Soundgarden has asked a judge to return control of their social media accounts from Chris Cornell’s widow.
Vicky Cornell sued the band in February 2021, claiming the group offered a “villainously low” offer for her stake in the band. Cornell says the band offered to purchase her stake inherited from her late husband for $300,000. That’s after the band received an offer of $16 million from an unnamed party for the band’s recorded music catalogue.
During that lawsuit, Vicky Cornell’s lawyer revealed Cornell offered the band $21 million for their own shares. They turned the offer down, according to Cornell’s lawyer, because “they know that they will make even more off of future exploitation of the music that Chris wrote and the legacy that he created.”
Surviving members of the band responded to the lawyer’s remarks with a prepared statement. “The surviving members of Soundgarden submitted to the Cornell Estate four months ago a buyout offer of the Estate’s interests in Soundgarden calculated by respected music industry valuation expert Gary Cohen.”
“Since then, the band members have continued to try to settle all disputes with the Cornell Estate, and in their several attempts to settle, the band members have elected to offer multiple times more than the amount calculated by Cohen. This dispute has never been about money for the band. This is about their life’s work and their legacy.”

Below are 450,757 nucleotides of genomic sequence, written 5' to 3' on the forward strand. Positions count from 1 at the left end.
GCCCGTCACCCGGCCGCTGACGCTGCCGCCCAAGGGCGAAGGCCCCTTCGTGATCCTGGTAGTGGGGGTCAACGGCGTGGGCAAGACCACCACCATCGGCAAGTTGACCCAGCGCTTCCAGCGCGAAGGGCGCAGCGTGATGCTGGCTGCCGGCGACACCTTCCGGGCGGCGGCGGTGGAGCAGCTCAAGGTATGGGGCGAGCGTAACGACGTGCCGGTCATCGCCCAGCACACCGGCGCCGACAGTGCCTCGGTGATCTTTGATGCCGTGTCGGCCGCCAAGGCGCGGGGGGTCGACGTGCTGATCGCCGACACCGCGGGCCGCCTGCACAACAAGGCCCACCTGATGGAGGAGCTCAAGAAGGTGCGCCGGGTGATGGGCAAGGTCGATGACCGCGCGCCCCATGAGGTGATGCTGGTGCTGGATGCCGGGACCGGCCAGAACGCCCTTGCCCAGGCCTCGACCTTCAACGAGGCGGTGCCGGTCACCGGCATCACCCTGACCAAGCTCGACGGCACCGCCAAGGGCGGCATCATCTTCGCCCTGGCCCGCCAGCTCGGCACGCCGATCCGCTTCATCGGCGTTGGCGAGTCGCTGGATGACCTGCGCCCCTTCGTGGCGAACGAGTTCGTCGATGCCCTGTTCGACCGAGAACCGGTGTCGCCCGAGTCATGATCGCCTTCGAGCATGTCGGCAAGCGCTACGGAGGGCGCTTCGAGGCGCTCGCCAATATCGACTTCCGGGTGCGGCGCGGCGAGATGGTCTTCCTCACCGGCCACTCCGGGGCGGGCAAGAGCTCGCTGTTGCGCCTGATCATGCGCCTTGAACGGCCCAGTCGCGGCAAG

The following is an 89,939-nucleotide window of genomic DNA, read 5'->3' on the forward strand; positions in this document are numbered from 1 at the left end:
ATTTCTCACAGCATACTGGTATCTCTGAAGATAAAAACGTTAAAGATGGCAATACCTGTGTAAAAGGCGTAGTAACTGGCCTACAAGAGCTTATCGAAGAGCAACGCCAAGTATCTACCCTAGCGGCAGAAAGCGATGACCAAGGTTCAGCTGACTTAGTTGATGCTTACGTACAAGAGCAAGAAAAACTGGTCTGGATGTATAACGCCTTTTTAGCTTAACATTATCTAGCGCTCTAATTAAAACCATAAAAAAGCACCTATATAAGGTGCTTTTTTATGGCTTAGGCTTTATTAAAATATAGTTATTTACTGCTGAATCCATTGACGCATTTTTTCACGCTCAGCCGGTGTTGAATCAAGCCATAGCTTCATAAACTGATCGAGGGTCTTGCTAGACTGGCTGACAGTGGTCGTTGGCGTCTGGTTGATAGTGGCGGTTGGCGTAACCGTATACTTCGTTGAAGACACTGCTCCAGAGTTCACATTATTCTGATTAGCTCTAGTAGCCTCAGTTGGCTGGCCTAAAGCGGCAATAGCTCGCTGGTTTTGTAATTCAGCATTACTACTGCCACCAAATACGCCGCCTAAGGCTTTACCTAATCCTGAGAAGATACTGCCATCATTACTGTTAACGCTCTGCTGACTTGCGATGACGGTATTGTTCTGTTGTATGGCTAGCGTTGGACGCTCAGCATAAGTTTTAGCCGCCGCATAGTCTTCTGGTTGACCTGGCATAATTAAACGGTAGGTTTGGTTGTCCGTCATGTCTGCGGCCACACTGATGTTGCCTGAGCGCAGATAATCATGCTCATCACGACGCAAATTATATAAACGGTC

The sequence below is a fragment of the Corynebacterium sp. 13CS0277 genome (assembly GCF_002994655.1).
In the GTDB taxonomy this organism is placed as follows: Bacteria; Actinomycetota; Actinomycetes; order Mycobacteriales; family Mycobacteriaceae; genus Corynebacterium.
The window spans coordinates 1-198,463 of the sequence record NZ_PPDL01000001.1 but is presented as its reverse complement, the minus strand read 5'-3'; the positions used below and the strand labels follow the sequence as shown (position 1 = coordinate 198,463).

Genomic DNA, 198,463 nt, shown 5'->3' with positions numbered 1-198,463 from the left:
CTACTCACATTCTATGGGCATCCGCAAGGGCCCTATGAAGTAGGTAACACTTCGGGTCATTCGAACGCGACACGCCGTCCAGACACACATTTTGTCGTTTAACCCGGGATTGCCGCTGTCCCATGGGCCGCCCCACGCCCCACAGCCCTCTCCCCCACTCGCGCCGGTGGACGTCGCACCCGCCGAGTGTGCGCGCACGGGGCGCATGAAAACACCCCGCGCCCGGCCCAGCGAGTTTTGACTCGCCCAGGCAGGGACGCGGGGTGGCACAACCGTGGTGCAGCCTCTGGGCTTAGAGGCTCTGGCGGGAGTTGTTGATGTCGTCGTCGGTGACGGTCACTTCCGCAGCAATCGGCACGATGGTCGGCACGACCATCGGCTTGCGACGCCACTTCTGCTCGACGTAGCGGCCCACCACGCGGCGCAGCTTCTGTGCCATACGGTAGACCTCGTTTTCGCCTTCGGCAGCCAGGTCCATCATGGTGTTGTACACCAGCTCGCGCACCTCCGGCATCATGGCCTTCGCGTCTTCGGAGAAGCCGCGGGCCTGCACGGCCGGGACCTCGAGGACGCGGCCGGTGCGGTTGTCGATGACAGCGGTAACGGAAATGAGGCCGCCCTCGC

Cornell has requested that the courts determine a price for her inherited Soundgarden assets that is based on several things that may or may not happen in the future.
That includes the value of Soundgarden’s master recordings, future merchandise sales, potential tours with a new singer, and possible hologram performances that may feature Chris Cornell. The hologram clause even mentions deepfakes of Chris’ vocals created from already existing recordings.
Now the band, including Kim Thayil, Ben Shepherd, and Matt Cameron, seek to regain control of the Soundgarden social media accounts. Last week, the band and their business manager filed papers in Washington State U.S. District Court accusing Cornell of locking them out of social media.
Facebook, Twitter, Instagram, YouTube, Snapchat, Tumblr, and Pinterest accounts are all named in the complaint. The complaint says Vicky Cornell changed all the passwords to these accounts, including the Soundgarden official website.
The band says if it doesn’t regain control of the accounts, it wants a disclaimer put up. “Soundgarden has temporarily suspended its official social media accounts due to pending litigation.” Soundgarden says the accounts have withered under Vicky Cornell’s control, due to Vicky removing comments by fans.